For the look of Relax in a worsted weight yarn, take a look at Worsted Boxy.

Take My Able–Please

Dear Ann,
Here is my college friend Karin:
Karinable.jpg
Karin admired my Able which, as you know, I have had a love-hate relationship with since knitting it last June. So I gave it to her. Doesn’t it look much happier already?
Of course I plan to respond to your paltry list of WIPs with a painfully documented account of my own descent into cast-on madness–the place is littered with sweater parts. But that is for another time. A time when I don’t have a dear old chum in town to sit around yakking with!
Here’s a tantalizing news blast for you, though: Karin wants a Birch! And I happen to have 3 balls of finders-keepers Kidsilk Haze, in Smoke, from your abandoned Elfin. Do you think Smoke is the colour for Karin? I was thinking maybe she might be more suited to the mauve-y shade shown in Rowan 34 (the trailerpark shot). Do you think I can possibly knit this thing, with Duc Ta’s Beautiful Chart, and if all of our friends clap their hands and chant ‘I believe in fairies!’?
More importantly, will you block it for me?
Love, Kay

15 Comments

15 Comments

  1. kay —
    sorry to see that you have given “able” away…it is a beautiful sweater. worse, you gave to someone else besides ME!! (it looked good on me, so much so that i wanted to either knit one for myself or sneak off with yours. looks like i must resort to the former now)
    good news is that it does look good on karen. it also looked good on you though. now, since you gave away a sweater that i loved, i must warn you that it is now only fair for me to “recycle” a sweater you love.
    smokey birch awaits…as does chenille caplets, little baby sweaters, and …
    have a good weekend in berghampton.

  2. That sweater is beautiful.

  3. Lucky,lucky Karen.
    Bet it looked good on you …we need to work on your self image,don’t you think ?
    Of course you can do Elfin.The chart will help immensley.You’re more than capable a knitter to knit it.The grey will look very sophisticated with Karen’s lovely hair.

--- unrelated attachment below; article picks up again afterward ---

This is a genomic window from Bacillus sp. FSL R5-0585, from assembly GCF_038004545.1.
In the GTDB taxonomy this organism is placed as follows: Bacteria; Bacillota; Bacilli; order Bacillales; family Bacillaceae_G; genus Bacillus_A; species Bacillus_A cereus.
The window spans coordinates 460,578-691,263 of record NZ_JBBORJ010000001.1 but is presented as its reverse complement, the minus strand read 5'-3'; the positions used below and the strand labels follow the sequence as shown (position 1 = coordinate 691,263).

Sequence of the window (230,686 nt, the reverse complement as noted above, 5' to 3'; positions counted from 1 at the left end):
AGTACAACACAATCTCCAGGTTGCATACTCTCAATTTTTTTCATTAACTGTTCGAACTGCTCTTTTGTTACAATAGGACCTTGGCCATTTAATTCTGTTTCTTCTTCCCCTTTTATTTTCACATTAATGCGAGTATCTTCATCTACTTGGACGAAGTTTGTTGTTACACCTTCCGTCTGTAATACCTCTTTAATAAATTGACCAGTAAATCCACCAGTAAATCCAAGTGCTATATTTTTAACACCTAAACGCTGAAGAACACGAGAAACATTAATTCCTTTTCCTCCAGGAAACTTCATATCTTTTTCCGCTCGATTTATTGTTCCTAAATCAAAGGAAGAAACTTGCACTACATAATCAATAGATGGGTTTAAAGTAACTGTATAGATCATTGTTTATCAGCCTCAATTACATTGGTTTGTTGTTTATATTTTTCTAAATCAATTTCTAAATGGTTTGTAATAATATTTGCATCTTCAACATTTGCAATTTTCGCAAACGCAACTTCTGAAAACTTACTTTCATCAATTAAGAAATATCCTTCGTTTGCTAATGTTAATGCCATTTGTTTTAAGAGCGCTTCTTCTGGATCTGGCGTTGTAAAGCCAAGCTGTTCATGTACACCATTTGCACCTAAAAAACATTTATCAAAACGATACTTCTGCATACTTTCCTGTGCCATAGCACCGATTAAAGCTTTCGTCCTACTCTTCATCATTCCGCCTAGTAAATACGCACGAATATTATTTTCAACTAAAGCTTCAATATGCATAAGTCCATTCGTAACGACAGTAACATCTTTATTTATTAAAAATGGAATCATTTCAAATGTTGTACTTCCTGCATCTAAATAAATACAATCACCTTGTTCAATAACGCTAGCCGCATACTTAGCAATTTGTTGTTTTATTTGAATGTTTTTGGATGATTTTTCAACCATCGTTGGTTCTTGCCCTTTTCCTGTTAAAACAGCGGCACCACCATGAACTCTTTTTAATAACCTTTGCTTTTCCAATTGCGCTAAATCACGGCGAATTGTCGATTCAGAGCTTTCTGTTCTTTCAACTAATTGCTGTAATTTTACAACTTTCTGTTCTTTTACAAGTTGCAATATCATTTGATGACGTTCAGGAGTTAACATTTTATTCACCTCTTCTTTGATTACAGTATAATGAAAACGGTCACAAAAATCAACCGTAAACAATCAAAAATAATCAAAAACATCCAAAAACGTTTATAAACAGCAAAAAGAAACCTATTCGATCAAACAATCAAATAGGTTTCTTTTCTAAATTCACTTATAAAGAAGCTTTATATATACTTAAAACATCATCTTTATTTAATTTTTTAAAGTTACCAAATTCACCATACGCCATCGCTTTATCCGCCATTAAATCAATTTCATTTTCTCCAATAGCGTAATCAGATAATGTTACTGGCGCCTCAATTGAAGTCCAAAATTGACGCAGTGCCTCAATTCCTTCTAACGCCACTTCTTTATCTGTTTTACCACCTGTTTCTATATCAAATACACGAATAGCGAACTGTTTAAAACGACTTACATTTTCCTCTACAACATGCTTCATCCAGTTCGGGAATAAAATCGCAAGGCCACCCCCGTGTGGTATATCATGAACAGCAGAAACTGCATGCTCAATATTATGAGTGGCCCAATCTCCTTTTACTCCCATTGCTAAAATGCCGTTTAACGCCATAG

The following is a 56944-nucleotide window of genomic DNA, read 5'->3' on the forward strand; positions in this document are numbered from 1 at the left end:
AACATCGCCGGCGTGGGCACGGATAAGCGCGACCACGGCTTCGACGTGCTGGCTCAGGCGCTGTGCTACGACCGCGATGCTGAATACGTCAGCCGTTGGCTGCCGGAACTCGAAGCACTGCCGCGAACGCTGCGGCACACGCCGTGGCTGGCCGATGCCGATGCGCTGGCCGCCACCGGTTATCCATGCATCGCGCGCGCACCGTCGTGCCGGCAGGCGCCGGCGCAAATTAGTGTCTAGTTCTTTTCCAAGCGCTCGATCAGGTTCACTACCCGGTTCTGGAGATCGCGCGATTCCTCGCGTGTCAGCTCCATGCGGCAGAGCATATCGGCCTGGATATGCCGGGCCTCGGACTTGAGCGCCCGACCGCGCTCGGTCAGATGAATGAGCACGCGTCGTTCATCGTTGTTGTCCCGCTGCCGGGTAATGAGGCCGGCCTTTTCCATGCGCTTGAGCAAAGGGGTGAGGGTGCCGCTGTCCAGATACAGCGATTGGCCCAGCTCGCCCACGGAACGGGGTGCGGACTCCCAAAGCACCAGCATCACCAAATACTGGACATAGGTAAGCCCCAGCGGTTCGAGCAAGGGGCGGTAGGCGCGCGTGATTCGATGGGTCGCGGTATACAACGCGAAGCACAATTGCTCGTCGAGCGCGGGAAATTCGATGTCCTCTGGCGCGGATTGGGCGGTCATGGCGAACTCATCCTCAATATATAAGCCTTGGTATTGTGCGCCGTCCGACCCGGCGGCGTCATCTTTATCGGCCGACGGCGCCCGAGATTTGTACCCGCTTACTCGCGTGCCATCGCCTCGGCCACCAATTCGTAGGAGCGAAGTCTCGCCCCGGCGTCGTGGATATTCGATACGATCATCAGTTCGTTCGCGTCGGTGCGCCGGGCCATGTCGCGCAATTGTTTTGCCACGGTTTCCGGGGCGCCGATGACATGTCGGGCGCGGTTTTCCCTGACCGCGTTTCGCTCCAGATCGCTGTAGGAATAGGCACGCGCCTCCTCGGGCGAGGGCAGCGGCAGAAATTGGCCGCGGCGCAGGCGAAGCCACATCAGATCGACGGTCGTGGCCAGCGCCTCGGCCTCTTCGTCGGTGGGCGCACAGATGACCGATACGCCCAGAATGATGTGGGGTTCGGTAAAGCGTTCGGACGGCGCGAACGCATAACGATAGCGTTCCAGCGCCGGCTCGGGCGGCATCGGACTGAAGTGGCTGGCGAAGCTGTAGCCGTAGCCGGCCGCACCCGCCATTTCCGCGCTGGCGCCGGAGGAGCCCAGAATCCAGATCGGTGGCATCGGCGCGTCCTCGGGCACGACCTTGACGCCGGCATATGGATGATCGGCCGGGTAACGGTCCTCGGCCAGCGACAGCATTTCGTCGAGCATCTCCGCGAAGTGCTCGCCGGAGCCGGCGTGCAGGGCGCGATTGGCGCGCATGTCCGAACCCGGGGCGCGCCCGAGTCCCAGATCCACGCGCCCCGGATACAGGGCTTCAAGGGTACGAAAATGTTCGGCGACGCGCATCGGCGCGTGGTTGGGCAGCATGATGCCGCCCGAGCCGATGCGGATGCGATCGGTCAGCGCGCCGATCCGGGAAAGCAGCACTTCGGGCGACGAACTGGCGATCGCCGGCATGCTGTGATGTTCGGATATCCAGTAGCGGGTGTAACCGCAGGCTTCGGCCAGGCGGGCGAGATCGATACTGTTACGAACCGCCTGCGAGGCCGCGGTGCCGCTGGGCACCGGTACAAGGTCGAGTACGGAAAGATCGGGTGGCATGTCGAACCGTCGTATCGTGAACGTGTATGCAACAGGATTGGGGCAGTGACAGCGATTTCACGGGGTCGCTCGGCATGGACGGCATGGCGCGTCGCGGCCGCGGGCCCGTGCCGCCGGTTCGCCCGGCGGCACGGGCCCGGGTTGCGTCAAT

You know,us mothering,giving types can give to ourselves as well. :0)

  4. Kay–Now here’s an idea: a Seasonal Sweater Rotation. Everybody passes along a sweater to someone who will be happy to have it. Like a chain letter of handknits. Like a knitting exchange except you’ve already done the knitting. Hm. Need to work on this.
    Re Birch–Deal. You knit, I block. It’s not a question of whether you can do it, it’s whether you’ll lose interest once you get the swing of it. An alternative would be to do it as a scarf, and stop after the fifth or sixth repeat.
    At least start the thing, so we can enjoy the Northern Bureau’s version of Birch n Bitch. Or (worse) you could report placidly that it’s going swell, what’s the fuss?
    It’s all about that chart, the Rosetta Stone.

  5. Able is a beautiful gift to your lovely friend, Kay….
    Go ahead and BIRCH, I did :) If you manage not to rip your hair out and have *the chart* by your side, Birch is a mere bag o’shells! Actually, once you get past the first couple of repeats, it is an easy lace patern, and the kid silk haze is very forgiving for those lil booboos you didn’t notice until you were 5 repeats down the road!
    Ann, that’s one scary pick of MJ…yikes! I never took such a close look, that is one FREAKY dude!! I would be afraid to sleep in his room, no less my 13 y/o kid!!
    I know you’re the blocking maven, I was wondering…why a million pins vs. blocking wires?

  6. [Clap, clap, clap!] I believe in fairies!!!
    Able is so beautiful. Your college friend is a lucky-ducky and you are a generous knitter friend :-)